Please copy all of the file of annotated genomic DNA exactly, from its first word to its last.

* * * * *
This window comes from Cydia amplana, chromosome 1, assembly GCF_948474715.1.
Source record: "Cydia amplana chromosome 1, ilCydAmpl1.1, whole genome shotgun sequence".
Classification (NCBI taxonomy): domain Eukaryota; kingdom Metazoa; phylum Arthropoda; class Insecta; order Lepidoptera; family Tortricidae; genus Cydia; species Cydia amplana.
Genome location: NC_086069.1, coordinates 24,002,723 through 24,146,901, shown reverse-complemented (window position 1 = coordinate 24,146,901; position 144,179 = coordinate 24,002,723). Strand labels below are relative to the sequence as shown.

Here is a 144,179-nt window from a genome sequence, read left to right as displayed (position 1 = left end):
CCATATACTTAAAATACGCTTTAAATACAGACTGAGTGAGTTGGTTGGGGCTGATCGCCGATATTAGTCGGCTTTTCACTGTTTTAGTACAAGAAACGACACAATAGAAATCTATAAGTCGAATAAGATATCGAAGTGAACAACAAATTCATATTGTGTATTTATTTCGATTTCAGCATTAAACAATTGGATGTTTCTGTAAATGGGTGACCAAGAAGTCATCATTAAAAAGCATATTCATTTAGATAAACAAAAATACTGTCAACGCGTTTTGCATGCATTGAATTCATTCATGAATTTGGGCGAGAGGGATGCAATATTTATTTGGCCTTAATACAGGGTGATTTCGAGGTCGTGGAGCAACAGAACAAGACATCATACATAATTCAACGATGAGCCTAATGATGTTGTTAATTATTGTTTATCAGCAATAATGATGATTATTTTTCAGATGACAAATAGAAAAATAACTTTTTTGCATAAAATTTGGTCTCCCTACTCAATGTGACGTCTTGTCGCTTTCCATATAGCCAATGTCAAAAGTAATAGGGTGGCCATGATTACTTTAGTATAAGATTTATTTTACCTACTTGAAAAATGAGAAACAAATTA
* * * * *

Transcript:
This window comes from Cydia amplana, chromosome 1, assembly GCF_948474715.1.
Source record: "Cydia amplana chromosome 1, ilCydAmpl1.1, whole genome shotgun sequence".
Classification (NCBI taxonomy): domain Eukaryota; kingdom Metazoa; phylum Arthropoda; class Insecta; order Lepidoptera; family Tortricidae; genus Cydia; species Cydia amplana.
Genome location: NC_086069.1, coordinates 24,002,723 through 24,146,901, shown reverse-complemented (window position 1 = coordinate 24,146,901; position 144,179 = coordinate 24,002,723). Strand labels below are relative to the sequence as shown.

Here is a 144,179-nt window from a genome sequence, read left to right as displayed (position 1 = left end):
CCATATACTTAAAATACGCTTTAAATACAGACTGAGTGAGTTGGTTGGGGCTGATCGCCGATATTAGTCGGCTTTTCACTGTTTTAGTACAAGAAACGACACAATAGAAATCTATAAGTCGAATAAGATATCGAAGTGAACAACAAATTCATATTGTGTATTTATTTCGATTTCAGCATTAAACAATTGGATGTTTCTGTAAATGGGTGACCAAGAAGTCATCATTAAAAAGCATATTCATTTAGATAAACAAAAATACTGTCAACGCGTTTTGCATGCATTGAATTCATTCATGAATTTGGGCGAGAGGGATGCAATATTTATTTGGCCTTAATACAGGGTGATTTCGAGGTCGTGGAGCAACAGAACAAGACATCATACATAATTCAACGATGAGCCTAATGATGTTGTTAATTATTGTTTATCAGCAATAATGATGATTATTTTTCAGATGACAAATAGAAAAATAACTTTTTTGCATAAAATTTGGTCTCCCTACTCAATGTGACGTCTTGTCGCTTTCCATATAGCCAATGTCAAAAGTAATAGGGTGGCCATGATTACTTTAGTATAAGATTTATTTTACCTACTTGAAAAATGAGAAACAAATTA